# Lecture slides

Λογισμικό & κατασκευή λογ/κού

18 Νοε 2013 (πριν από 4 χρόνια και 6 μήνες)

114 εμφανίσεις

Intro to CS

Honors I

Programming Basics

GEORGI OS
PORTOKALI DI S

GPORTOKA@STEVENS.EDU

Overview

Object
-
oriented programming basics

Algorithms

Java fundamentals

Variables

Data types

Arithmetic operators

Operator precedence

Object
-
Oriented Programming

Objects

They are all around us

Cars, people, trees…

Each object can perform certain actions

Independently or interacting with other objects

These actions are called
methods

Each objects has characteristics or
attributes

Example: a car has static attributes like its color and dynamic attributes like its speed

A class defines the type or kind of object

Example: all car objects could belong to the automobile class

Objects belonging to a particular class have similar attributes, but are not the same!

Object
-
Oriented Languages

What other OOP languages do you know?

OOP Design Principles

Encapsulation

Putting things into a capsule

The capsule hides what’s inside

AKA information hiding

Part of the capsule is exposed

Applies to all programming

Polymorphism

Means “many forms”

For Java it means that the same method can cause
differently actions based on the object it is used with

Example: the accelerate method of all objects in the automobile class,
will accelerate the vehicle, but may do so in a very different way

Inheritance

A way of organizing classes

Capsule

Implementation

Attributes

Methods

Ferrari

Tesla

accelerate

accelerate

The user knows he just
wants to accelerate

Inheritance

Generic class

More specialized

classes

Even more

Specialized classes

Algorithms

An algorithm is a set of directions for solving a problem

How can you express an algorithm?

In English

In a programming language

In
pseudocode

A combination of the above

Come up with an algorithm for ordering N numbers from lowest to highest and write it in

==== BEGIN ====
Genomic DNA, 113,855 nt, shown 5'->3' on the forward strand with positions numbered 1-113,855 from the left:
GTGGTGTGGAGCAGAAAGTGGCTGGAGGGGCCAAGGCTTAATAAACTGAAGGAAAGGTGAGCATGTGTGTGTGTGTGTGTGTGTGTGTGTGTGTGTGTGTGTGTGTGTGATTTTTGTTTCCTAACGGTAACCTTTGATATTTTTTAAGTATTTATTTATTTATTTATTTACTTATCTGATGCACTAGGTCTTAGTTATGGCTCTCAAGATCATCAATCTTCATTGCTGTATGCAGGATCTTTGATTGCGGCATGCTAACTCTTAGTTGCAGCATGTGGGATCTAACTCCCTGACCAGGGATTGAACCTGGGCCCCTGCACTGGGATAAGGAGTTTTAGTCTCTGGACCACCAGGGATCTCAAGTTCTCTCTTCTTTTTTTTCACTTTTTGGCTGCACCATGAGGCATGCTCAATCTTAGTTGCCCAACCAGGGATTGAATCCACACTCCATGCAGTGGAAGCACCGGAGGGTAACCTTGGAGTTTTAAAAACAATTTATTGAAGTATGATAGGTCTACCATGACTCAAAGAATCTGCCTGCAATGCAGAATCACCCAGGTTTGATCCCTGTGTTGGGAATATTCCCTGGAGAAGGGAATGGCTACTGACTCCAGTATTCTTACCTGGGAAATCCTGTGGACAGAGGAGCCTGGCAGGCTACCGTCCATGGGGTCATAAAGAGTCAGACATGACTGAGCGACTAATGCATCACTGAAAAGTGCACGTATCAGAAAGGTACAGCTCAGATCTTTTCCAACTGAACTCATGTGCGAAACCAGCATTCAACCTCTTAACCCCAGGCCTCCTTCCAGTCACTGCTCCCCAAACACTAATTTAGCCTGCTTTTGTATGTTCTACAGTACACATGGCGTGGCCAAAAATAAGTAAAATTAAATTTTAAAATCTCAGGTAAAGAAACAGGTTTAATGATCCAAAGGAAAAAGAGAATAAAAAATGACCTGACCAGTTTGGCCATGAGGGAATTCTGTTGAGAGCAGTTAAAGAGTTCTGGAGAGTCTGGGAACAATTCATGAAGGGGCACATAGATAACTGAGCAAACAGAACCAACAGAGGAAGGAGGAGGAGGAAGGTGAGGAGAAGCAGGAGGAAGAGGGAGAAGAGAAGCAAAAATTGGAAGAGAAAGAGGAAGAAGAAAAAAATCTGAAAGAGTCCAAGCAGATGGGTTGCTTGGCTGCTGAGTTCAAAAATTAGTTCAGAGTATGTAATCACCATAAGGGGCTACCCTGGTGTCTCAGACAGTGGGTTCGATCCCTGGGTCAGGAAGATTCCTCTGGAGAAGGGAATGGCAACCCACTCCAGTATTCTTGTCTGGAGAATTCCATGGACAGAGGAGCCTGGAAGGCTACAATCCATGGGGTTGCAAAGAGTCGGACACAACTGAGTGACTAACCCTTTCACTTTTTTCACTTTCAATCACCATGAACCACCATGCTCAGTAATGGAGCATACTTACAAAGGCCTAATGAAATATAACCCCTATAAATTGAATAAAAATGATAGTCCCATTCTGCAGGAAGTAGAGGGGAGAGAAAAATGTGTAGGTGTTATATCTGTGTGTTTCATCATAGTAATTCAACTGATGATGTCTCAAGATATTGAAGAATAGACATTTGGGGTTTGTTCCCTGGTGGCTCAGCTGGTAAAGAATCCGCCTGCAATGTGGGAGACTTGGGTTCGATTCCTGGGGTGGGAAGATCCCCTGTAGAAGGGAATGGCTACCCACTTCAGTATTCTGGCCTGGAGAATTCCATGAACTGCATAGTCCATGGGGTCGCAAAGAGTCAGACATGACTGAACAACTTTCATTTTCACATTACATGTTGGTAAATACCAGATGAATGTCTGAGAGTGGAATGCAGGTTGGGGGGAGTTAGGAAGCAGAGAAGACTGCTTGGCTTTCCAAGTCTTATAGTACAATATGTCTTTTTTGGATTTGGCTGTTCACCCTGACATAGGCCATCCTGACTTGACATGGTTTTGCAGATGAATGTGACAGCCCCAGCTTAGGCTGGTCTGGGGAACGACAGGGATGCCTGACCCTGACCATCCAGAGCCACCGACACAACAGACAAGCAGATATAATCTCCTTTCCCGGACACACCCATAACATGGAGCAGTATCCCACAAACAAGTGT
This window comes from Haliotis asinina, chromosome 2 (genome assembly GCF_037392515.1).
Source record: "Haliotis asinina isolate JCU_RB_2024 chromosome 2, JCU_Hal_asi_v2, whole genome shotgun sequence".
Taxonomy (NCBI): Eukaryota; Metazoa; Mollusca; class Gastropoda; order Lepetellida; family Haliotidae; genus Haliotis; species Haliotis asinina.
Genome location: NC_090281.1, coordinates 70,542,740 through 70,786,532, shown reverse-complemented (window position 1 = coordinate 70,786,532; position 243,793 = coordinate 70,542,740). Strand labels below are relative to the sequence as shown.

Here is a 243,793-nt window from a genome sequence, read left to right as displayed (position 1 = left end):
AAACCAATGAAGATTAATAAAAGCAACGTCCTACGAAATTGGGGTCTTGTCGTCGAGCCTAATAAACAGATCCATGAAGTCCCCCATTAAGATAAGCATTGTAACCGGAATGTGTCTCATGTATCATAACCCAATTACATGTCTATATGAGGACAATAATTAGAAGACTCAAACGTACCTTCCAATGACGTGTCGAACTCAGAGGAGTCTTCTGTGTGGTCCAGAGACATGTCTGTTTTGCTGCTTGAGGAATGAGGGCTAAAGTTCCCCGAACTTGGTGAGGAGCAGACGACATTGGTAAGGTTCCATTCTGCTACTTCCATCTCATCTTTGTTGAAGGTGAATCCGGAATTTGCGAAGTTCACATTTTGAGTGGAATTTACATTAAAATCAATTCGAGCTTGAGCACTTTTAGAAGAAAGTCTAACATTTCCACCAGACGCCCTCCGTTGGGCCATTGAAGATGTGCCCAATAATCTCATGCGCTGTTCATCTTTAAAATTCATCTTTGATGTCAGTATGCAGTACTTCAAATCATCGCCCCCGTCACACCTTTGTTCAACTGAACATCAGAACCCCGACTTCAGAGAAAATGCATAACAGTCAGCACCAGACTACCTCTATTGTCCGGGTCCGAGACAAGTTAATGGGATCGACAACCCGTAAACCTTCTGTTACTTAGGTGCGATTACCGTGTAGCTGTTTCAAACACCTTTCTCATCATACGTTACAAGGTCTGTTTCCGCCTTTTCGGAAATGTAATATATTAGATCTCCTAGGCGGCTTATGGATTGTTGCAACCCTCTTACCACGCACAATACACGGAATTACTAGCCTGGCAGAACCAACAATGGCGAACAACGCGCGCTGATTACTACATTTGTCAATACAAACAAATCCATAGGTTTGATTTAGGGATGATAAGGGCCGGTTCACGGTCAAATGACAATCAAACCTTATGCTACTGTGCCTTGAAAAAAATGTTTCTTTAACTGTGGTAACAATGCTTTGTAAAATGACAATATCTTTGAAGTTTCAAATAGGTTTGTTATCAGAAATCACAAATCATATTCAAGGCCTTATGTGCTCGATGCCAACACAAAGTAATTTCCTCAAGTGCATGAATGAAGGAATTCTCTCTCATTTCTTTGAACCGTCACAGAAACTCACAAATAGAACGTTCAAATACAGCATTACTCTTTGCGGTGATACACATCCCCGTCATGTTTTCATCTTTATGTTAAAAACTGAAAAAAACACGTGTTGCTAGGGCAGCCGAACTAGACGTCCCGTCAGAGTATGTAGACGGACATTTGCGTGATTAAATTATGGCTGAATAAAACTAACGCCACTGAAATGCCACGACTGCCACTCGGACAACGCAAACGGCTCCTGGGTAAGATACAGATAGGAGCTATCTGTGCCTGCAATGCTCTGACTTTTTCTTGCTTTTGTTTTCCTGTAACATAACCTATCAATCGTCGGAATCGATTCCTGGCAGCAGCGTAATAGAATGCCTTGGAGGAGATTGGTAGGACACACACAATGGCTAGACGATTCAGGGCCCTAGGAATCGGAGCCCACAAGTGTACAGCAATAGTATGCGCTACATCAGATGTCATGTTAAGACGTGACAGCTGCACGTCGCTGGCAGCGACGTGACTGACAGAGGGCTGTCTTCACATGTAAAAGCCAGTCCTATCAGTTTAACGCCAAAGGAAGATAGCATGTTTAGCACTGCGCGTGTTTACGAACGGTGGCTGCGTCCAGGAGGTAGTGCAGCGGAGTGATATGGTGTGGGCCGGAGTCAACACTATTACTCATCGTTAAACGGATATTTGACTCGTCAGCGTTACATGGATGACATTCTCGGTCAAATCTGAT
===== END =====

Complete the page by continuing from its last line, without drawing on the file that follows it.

pseudocode

Variables

public class

{

public
static void main(String[]
args
)

{

int

,
,
totalEggs
;

= 10;

= 6;

totalEggs

=

*
;

System.out.println
("If you have");

System.out.println
(

+ " eggs per basket and");

System.out.println
(

System.out.println
("the total number of eggs is " +
totalEggs
);

}

}

Variables are used to store data

Values can be assigned to
variables

Variables are of a
type

SYNTAX

Type
Variable_Name_1
,
Variable_Name_2
, ...;

Data Types

Determine how much memory will be required for the data and how the data are stored in
memory

Java has two main types

Primitive types

Classes

Identifiers

Identifier is the technical term for a name

In Java it can contain:

Letters

Digits

The underscore character (_)

Cannot begin with a digit

Case sensitive

Cannot be keywords?

public
static void main(String[]
args
)

{

int

1st_number,
secondNumber
,

secondnumber
;

Example

An identifier cannot
begin with a digit

Naming Conventions

Avoid words frequently used with other meanings

Example:
println

and
main

Multiple conventions

Pick one and be consistent

Example:

Variables should begin with a lowercase letter,

Names composed by multiple words should have the first letter of every word besides the first capitalized

,
,
totalEggs

Constants

Constants or literals are data that, unlike variables, cannot change

= 10;

p
i
=
3.14159;

firstInitial

= 'B
';

Constants also have a type.
What is the type of these?